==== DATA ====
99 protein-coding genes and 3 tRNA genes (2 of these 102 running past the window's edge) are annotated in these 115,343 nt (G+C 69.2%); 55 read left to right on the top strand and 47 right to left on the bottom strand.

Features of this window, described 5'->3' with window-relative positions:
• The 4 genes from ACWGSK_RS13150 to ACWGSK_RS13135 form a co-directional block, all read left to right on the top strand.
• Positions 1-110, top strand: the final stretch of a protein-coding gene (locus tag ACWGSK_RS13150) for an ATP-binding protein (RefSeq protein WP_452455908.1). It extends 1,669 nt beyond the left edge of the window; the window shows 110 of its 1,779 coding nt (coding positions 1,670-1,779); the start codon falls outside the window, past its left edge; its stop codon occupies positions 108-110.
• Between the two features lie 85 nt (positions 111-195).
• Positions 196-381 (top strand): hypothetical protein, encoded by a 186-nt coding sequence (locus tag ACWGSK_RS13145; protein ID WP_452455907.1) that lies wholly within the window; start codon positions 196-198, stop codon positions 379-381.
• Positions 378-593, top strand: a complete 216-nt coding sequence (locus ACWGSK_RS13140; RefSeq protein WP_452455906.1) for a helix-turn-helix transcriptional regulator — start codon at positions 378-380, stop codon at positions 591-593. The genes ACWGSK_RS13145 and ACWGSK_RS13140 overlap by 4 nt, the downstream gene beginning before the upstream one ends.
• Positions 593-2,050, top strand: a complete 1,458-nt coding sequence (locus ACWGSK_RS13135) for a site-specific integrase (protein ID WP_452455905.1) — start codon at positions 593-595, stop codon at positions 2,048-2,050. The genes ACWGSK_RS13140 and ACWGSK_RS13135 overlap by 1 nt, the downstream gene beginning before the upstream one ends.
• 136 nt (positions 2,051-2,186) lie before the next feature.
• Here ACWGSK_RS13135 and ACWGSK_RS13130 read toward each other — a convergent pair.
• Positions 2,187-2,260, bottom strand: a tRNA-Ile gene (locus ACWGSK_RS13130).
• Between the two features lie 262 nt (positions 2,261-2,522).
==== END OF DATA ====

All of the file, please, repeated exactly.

99 protein-coding genes and 3 tRNA genes (2 of these 102 running past the window's edge) are annotated in these 115,343 nt (G+C 69.2%); 55 read left to right on the top strand and 47 right to left on the bottom strand.

Features of this window, described 5'->3' with window-relative positions:
• The 4 genes from ACWGSK_RS13150 to ACWGSK_RS13135 form a co-directional block, all read left to right on the top strand.
• Positions 1-110, top strand: the final stretch of a protein-coding gene (locus tag ACWGSK_RS13150) for an ATP-binding protein (RefSeq protein WP_452455908.1). It extends 1,669 nt beyond the left edge of the window; the window shows 110 of its 1,779 coding nt (coding positions 1,670-1,779); the start codon falls outside the window, past its left edge; its stop codon occupies positions 108-110.
• Between the two features lie 85 nt (positions 111-195).
• Positions 196-381 (top strand): hypothetical protein, encoded by a 186-nt coding sequence (locus tag ACWGSK_RS13145; protein ID WP_452455907.1) that lies wholly within the window; start codon positions 196-198, stop codon positions 379-381.
• Positions 378-593, top strand: a complete 216-nt coding sequence (locus ACWGSK_RS13140; RefSeq protein WP_452455906.1) for a helix-turn-helix transcriptional regulator — start codon at positions 378-380, stop codon at positions 591-593. The genes ACWGSK_RS13145 and ACWGSK_RS13140 overlap by 4 nt, the downstream gene beginning before the upstream one ends.
• Positions 593-2,050, top strand: a complete 1,458-nt coding sequence (locus ACWGSK_RS13135) for a site-specific integrase (protein ID WP_452455905.1) — start codon at positions 593-595, stop codon at positions 2,048-2,050. The genes ACWGSK_RS13140 and ACWGSK_RS13135 overlap by 1 nt, the downstream gene beginning before the upstream one ends.
• 136 nt (positions 2,051-2,186) lie before the next feature.
• Here ACWGSK_RS13135 and ACWGSK_RS13130 read toward each other — a convergent pair.
• Positions 2,187-2,260, bottom strand: a tRNA-Ile gene (locus ACWGSK_RS13130).
• Between the two features lie 262 nt (positions 2,261-2,522).